Nintex and Extensibility
One of the most valuable things about the Nintex Workflow Platform is that it’s extensible.
We don’t just make it easy for customers and partners to create sophisticated workflows; we also provide multiple ways for enterprises to connect their workflows to their critical applications, services, data stores, and systems of record.
One way is our pre-built connectors, which can be used to link our workflows to dozens of widely used enterprise solutions such as Salesforce, Microsoft Dynamics CRM, Box, and Dropbox. We also provide extensibility through things like the highly configurable “Call a web service” action, the “query JSON” action, and External Start, which lets you kick off a workflow from an event outside your Nintex environment.
Now we’re providing a new type of extensibility: the Nintex Xtensions Framework, which enables developers and technology partners to create custom connectors and custom actions that plug seamlessly into the Nintex Workflow Platform to connect it to bespoke and third-party platforms.
Nintex Xtensions currently works on top of your Nintex Workflow Cloud tenant and will grow to encompass more Nintex products in the future. Our intent with Xtensions is that developers will be able to code and deploy connectors for workflow designers, who can then design workflows without writing code (just like the entire Nintex Workflow Platform).
We are currently developing the ability to create custom start events; custom form controls are also on our roadmap. Ultimately, the Xtensions framework will feature a gallery for customers and partners to share their custom connectors and form controls.
How Do I Create a Custom Connector Using Nintex Xtensions™?
The process of creating a custom connector starts by defining the API you want to integrate with, and then importing and configuring that definition in the Xtensions page of your Nintex Workflow Cloud tenant. Your definition is then available as an action in the workflow design canvas and available to use in your workflow designs.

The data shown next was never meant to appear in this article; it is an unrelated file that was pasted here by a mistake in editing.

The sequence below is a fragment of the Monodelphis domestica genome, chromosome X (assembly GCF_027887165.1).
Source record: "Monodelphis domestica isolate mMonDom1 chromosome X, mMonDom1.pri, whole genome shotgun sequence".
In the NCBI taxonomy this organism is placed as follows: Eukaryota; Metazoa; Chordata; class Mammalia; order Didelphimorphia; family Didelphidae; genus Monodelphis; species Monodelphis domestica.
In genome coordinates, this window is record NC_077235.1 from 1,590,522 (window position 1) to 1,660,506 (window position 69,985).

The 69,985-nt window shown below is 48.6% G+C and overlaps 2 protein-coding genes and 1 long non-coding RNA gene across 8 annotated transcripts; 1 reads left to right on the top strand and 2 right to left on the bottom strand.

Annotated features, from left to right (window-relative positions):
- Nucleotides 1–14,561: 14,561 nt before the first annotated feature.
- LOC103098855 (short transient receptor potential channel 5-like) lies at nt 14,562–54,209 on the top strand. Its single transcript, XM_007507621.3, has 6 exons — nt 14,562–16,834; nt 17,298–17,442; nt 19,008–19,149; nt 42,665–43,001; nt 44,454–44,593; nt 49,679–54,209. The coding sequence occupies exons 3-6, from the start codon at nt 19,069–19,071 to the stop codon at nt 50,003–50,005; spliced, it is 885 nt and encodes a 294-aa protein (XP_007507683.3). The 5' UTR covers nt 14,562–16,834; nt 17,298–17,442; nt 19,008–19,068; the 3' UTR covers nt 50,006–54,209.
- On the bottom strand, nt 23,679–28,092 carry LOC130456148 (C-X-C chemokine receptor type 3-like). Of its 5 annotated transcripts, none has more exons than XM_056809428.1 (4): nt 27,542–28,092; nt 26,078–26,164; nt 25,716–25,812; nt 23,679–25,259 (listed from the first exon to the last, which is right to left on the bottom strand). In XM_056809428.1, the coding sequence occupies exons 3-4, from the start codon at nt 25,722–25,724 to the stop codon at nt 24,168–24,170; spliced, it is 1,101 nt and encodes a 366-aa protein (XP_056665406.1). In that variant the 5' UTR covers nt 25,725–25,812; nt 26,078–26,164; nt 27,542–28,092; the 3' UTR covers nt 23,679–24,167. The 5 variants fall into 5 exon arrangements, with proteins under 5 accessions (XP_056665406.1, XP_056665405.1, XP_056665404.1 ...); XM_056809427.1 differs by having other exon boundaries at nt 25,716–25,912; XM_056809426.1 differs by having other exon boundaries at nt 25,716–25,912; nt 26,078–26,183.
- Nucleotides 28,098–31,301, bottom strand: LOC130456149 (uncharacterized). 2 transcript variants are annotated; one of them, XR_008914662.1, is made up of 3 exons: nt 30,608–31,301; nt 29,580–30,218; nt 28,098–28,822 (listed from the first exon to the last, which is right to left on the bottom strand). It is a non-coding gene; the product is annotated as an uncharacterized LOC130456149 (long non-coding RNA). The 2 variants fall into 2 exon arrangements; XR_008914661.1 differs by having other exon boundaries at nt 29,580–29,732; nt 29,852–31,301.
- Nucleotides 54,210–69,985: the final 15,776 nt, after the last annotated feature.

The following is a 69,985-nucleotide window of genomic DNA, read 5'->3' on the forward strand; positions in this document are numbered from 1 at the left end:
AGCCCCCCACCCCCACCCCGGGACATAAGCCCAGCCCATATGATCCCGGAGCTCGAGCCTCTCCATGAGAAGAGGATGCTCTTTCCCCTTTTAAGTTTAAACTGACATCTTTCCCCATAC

Nintex Xtensions Uses the Industry Standard in API Definition
Custom actions are defined by creating a description of the target API service in an OpenAPI Specification (OAS), formerly known as the Swagger specification. We have chosen JSON and OpenAPI as a standard for the Xtensions framework for a number of reasons:
It has a wide range of tooling support covering major frameworks such as .NET, NodeJS and Java.
- OpenAPI Specification is rapidly being adopted as the industry standard for API description, gaining traction with the likes of Microsoft, Google, and Atlassian.
- JSON is easily readable by both humans and software, and this makes it easy to edit.
Another benefit of using the OpenAPI specification is that the definition is open, reusable and language-agnostic. Adhering to open standards means it is fast and simple to integrate apps, services and data sources into Nintex.
OpenAPI specification supports four authentication templates: no authentication, basic authentication (username & password), API Key authentication and OAuth2. On top of these base templates, Nintex Xtensions has added variations on OAuth2 definitions specifically for Azure Active Directory, Microsoft Graph, Google and SharePoint Online.
Extending the OpenAPI Specification
Nintex Xtensions leverages OAS Specification Extensions to describe and define extra functionality that is not covered by the standard specification. Specification Extensions allows Nintex to control operations like the user interface in the action configuration panel, and to chain API calls together to configure complex operations.
Nintex Xtensions has a comprehensive SDK and developer documentation that steps users through the basics of API calls and writing basic custom actions through to advanced topics such as leveraging Nintex Specification Extensions to create dynamically driven custom actions.
In addition, the SDK has great example custom connectors and case studies to explore, including creating tasks with a Google Tasks connector, automating a customer suggestion box with PurgoMalum, assessing business proposals with the knowledge computation engine Wolfram Alpha, and a case study using the project management software Asana that creates a task to review a file.
Look out for more posts on Nintex Xtensions in the coming weeks!
As always, we look forward to your feedback and input on how you use Nintex Xtensions.
Visit the Nintex Community today to learn more and engage in conversations with fellow Nintex users!